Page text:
02 MAR 2023
People assume that English Language is easier. This is not true!
One important point to consider is that English Literature courses focus on the analysis and interpretation of literary works, while English Language courses focus on the study of language itself, including its structure, function, and evolution.
English Literature requires students to express ideas. It involves reading and analysing works of poetry, novels, and drama from different periods and genres, such as such as Shakespearean, 17th Century poetry, Victorian novels, and modern-era literature. This includes studying the themes, characters, and literary techniques used by the author to convey their message.
Students also learn how to write analytical essays that delve deeper into the texts and explore different interpretations and critical perspectives, increasing complexity as they progress from Pre-IG to International GCSE to A-Level. At Pre-IG and IG level, the study is largely about themes and characters and poetic techniques. At AS and A-Level more is required about the era and context in which texts were written, along with appreciating extra critical perspectives at A-Level and writing lengthy essays in a much more sophisticated style.
At IG level, students are required to understand 16 poems by writers over several centuries and eras. Whereas at AS level and A Level, students study 30 substantial poems, some from centuries ago.
Because the focus is on ideas, exam markers will overlook spelling, punctuation and grammar errors, to an extent, as long as they do not impede understanding.
In English Language, courses focus on understanding the intricacies of the English language and how it is used in various contexts, including speech and writing. Students learn how to analyse the structure and function of language in different texts and contexts, and how to use language effectively to convey meaning and shape the reader's response.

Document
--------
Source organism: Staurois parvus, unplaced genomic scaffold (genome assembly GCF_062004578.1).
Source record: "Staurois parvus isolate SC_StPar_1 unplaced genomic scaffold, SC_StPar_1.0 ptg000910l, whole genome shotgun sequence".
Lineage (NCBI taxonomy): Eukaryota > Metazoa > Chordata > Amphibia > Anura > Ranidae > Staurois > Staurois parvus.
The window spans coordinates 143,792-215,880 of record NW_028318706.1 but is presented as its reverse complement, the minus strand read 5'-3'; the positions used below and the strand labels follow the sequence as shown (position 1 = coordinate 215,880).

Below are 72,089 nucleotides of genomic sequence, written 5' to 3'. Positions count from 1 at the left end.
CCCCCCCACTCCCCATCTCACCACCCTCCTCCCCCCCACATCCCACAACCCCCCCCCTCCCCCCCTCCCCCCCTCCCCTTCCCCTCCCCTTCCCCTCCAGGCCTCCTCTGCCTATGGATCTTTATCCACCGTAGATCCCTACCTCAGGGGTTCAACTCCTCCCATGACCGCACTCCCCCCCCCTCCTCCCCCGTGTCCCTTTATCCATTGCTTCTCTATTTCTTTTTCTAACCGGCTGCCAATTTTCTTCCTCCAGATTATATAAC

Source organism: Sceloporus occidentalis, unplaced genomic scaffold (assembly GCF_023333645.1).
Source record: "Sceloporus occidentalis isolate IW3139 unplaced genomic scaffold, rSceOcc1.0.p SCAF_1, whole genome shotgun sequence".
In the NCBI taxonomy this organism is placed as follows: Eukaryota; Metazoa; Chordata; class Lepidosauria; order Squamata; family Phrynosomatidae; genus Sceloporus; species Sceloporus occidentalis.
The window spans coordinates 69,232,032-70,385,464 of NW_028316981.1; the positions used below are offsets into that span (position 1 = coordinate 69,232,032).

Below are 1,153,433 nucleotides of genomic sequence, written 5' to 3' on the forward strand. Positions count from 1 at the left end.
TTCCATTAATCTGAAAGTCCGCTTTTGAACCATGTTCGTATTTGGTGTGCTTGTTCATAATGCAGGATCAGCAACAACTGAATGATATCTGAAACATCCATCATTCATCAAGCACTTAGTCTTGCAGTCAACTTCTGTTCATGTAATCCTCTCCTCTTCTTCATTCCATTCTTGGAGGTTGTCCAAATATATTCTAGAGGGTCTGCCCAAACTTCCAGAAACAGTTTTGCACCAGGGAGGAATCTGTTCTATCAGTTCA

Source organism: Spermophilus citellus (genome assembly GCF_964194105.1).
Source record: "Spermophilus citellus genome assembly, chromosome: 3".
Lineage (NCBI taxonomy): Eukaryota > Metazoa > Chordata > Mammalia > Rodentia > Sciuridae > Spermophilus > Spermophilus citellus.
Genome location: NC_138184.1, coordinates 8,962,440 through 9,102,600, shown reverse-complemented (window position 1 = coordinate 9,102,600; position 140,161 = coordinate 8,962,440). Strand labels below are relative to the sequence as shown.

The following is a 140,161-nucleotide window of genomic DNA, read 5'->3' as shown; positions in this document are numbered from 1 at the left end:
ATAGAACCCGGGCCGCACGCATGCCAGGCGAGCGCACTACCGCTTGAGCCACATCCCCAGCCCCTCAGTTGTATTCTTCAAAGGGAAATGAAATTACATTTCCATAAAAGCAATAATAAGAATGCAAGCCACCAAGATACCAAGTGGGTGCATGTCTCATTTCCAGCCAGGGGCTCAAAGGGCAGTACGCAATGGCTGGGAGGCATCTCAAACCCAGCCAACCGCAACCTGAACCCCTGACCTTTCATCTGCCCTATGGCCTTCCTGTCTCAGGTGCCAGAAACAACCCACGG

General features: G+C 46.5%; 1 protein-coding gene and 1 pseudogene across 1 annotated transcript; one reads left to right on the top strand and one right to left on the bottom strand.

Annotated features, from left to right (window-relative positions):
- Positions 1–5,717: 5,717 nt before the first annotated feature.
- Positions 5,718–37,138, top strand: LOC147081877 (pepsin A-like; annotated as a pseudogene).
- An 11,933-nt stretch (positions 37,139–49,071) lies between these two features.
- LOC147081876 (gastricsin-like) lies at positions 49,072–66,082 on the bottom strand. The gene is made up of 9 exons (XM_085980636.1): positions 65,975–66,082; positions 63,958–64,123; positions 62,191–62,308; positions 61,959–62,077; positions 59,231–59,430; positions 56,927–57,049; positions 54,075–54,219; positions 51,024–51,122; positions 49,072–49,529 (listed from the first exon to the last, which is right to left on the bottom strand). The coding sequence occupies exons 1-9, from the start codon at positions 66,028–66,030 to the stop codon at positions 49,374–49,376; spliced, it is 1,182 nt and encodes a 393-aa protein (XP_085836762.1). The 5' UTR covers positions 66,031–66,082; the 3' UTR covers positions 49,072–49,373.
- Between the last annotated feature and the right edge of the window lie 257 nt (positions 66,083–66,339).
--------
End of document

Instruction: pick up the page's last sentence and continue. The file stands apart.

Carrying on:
The International GCSE course is about learning how structural and language techniques shape and direct the impact of the text on a reader; how suspense and tension are developed through punctuation, sentence and paragraph structure; the effect of a metaphor to help the reader visualise a person or object; and how repetition can reinforce an idea or theme.
At AS Level the analysis focuses increasingly on the context of the language - its use as a political tool or as a way to manipulate attitudes towards social groups, individuals or causes.
The courses also look intensively at how the English language has evolved and how language functions.
Students are also penalised more harshly for spelling, punctuation, and grammatical errors.
Despite their differences, both English Language and English Literature require strong analytical and writing skills, as well as a good understanding of the language itself. Both subjects require extensive reading and critical thinking, as well as the ability to communicate complex ideas in a clear and concise manner.
The International GCSE and A-Level courses in Language are not Second Language or ESOL courses; they are more like studying Linguistics. Non-native speakers with a good command of English can also excel in these courses, as long as they are fluent and capable writers.
There is no true answer to the question of which subject is easier, as both English Language and English Literature require different skills and strengths.
Ultimately, it comes down to personal preference and interest, as well as the specific goals and aspirations of the student. Whether you choose to study English Language or English Literature, both subjects offer a rich and rewarding learning experience that can help you develop essential skills and broaden your understanding of the world around you.